MANSFIELD -- Reneta Music has dressed as Wonder Woman for Halloween in the past.
She just acts like one the remainder of the year, seldom slowing down a fitness/training pace that would have made Queen Hippolyta proud.
Kettlebell classes. Karate classes. Nutrition classes. Personal training sessions. Teaching school gym classes. Mornings. Afternoons. Evenings. In-person. Online.
Fitness and strength. Discipline and joy.
And the 1989 South Central High School graduate, now approaching her 50th birthday, has no intention of slowing down, not even as the COVID-19 pandemic swirls through the world.
"I want to do this the rest of my life," Music said, preparing to teach one of her classes at the Mansfield YMCA. "I want to be 90 years old, sitting here teaching karate. I want to be 90 years old, reaching over there to pick up a 106-pound kettlebell.
"I love what I do," said the 7th degree black belt, who also owns and operates her own business, Hard Style Body. "I am doing exactly what God designed me to do.
"When I was a little girl, there were two things I wanted to be. I wanted to be a mom and I wanted to be a teacher. And when my son was born, I couldn't wait to be a grandma. Kids are amazing," said Music, a 5-4, 155-pound fireball of energy.
Music and her husband, Gary, a long-time local karate instructor, are both StrongFirst elite team leaders, meaning they have achieved the program's top level and are certified instructors of all three of the program's modalities -- kettlebells, barbells and body weight.
StrongFirst is a global fitness program which was started in Santa Monica, Calif., founded by Pavel Tsatsouline, who introduced the Russian kettlebell to the West in 1998.
Watching Music lead a kettlebell session at the Mansfield Y is like observing organized fitness madness -- music blasting, kettlebells swinging and participants loving it.
Moments after the kettlebell class ended, Music changed into her gi and was back in the room, this time with young, eager karate students.
The musical madness was replaced with the required discipline of martial arts.
Music, who also teaches self-defense classes, is thrilled to be back at the Mansfield YMCA in "her" room, something she was unable to do when the pandemic reached Ohio in March, leading to business closures, including gyms. She has taught at the local Y since 2009, taking over the karate program in 2011.
"It hit me hard in the beginning and it was really hard," Music said of the pandemic closures. "But once I got up and got moving, I found there were things I could do. There would be days I would be out (at my house) trimming trees for five hours, all by myself.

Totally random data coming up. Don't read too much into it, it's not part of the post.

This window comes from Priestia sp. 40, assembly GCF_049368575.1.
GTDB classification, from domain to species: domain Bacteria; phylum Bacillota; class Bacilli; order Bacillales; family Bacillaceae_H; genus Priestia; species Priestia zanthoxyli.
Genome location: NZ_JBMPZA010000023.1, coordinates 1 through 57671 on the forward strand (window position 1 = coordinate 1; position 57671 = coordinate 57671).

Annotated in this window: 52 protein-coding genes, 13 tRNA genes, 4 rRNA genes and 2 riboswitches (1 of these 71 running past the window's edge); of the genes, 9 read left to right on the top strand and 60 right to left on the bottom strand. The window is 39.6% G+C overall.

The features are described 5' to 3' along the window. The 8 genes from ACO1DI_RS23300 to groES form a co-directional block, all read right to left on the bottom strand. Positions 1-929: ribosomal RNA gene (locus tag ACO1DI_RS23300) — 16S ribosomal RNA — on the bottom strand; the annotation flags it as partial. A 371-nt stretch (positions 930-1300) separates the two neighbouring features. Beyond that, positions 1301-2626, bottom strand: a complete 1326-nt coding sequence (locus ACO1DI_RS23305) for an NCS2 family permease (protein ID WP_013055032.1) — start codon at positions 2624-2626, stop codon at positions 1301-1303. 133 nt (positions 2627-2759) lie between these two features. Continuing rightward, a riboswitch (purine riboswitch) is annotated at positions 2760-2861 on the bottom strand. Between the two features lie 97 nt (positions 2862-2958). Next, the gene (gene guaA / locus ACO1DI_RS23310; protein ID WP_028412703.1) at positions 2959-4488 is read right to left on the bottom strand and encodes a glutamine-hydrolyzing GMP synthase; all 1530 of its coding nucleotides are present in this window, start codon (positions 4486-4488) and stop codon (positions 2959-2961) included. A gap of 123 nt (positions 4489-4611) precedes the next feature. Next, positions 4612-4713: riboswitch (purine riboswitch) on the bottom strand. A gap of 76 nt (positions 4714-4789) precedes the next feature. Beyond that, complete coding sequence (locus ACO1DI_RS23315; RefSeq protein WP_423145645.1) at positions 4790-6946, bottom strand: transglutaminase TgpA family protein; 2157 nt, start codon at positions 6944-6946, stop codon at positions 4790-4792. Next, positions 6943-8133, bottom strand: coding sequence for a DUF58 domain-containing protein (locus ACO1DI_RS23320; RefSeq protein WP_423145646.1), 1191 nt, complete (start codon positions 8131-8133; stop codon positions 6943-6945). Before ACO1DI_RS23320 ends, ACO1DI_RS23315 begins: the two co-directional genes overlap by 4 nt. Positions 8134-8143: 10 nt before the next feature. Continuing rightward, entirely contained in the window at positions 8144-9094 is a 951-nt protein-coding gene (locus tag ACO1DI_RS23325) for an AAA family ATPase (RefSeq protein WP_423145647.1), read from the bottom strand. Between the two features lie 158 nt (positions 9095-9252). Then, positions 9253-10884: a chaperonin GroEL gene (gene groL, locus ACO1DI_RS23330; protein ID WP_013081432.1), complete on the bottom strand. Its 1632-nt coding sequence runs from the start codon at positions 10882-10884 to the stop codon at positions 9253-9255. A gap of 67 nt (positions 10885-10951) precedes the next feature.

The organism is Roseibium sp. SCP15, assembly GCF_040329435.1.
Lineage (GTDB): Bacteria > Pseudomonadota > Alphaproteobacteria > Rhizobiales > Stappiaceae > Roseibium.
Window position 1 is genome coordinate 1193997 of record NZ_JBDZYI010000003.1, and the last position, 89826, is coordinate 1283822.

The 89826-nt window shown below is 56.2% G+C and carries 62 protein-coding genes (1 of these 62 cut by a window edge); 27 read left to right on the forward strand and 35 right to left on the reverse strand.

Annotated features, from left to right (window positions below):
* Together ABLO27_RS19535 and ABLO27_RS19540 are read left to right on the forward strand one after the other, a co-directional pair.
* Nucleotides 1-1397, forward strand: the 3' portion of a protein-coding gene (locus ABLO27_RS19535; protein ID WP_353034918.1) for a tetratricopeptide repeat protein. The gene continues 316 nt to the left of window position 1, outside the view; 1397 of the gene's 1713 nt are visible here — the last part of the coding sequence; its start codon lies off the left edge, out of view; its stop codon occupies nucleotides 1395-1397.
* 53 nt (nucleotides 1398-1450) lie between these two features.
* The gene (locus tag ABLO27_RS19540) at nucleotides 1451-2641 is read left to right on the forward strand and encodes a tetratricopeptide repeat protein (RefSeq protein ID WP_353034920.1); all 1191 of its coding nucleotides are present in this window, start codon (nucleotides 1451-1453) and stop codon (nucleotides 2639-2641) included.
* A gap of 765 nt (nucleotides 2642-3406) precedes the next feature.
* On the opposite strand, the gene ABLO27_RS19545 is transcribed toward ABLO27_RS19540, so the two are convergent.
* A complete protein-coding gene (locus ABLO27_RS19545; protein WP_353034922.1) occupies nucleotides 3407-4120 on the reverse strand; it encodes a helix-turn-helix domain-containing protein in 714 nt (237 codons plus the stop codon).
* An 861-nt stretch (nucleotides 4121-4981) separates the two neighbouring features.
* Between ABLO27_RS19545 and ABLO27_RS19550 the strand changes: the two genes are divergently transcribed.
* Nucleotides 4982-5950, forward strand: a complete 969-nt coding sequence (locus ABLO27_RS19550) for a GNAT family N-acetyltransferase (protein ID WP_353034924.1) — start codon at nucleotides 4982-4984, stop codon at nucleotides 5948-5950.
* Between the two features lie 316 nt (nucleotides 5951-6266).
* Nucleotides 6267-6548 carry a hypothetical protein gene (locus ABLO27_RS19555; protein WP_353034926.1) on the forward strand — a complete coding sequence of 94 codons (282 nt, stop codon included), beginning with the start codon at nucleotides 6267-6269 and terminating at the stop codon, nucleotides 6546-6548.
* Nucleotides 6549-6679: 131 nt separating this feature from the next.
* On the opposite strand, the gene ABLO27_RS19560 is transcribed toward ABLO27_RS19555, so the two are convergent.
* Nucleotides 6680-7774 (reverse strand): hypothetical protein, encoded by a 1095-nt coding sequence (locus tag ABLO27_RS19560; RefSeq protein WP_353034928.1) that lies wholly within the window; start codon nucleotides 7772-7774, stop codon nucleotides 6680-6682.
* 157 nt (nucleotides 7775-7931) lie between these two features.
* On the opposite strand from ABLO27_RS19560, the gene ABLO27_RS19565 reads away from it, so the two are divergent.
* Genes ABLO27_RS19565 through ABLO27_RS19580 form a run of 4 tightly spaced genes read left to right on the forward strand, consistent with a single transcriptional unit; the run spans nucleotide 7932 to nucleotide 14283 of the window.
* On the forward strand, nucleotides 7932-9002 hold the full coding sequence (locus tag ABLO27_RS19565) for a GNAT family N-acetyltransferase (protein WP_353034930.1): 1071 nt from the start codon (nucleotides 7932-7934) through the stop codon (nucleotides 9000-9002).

"I just dove into it. And that's good for me. That's how I handle stress. I do physical stuff. Plus, I love pushing my limits," Music said. "But I really missed being here at the Y."
Music also did online training sessions from home and posted training videos on her YouTube channel, all while understanding the need for caution during coronavirus.
"I found it safe. I found it very safe. I personally think the governor did a great job trying to protect his people and keep us all as safe as possible because of the unknown of this illness," Music said. "I mean, looking back on it, I think we were hyper-safe, but I think it was warranted."
For those who think it's too late to begin a fitness regime or have pre-existing physical issues that may get in the way, Music can help with that, also as a certified Function Movement Specialist instructor.
"I screen people for movement finding asymmetries and dysfunctions in the body. Those need to be fixed before strength should be added," Music said.
Music, who instructs 75 to 80 people a week, is a strong advocate for strong women, something first noticeable in 1991.
"I went to one of my brother's karate classes, just to check it out. I threw a kick on the bag after watching someone else. His instructor looked at my brother said, 'That was a good kick.' My brother said, 'Well, girls can't do karate.'"
Music admits she doesn't react well when people tell her she can't do things.
"Even now, at almost 50, I don't take it well at all," Music said with a laugh." I started karate shortly after that and got my first-degree black belt in May of 1994."
"I've always liked to be physically active, but I think I'm more physically active now than I ever have been during this decade of my life.
"I am so thankful that the Y has allowed me to teach here and for seeing the potential and the abilities that I have. They just let me go with it. I'm very, very, very thankful for that. I get to give to people unconditionally and absolutely, as freely as I want to."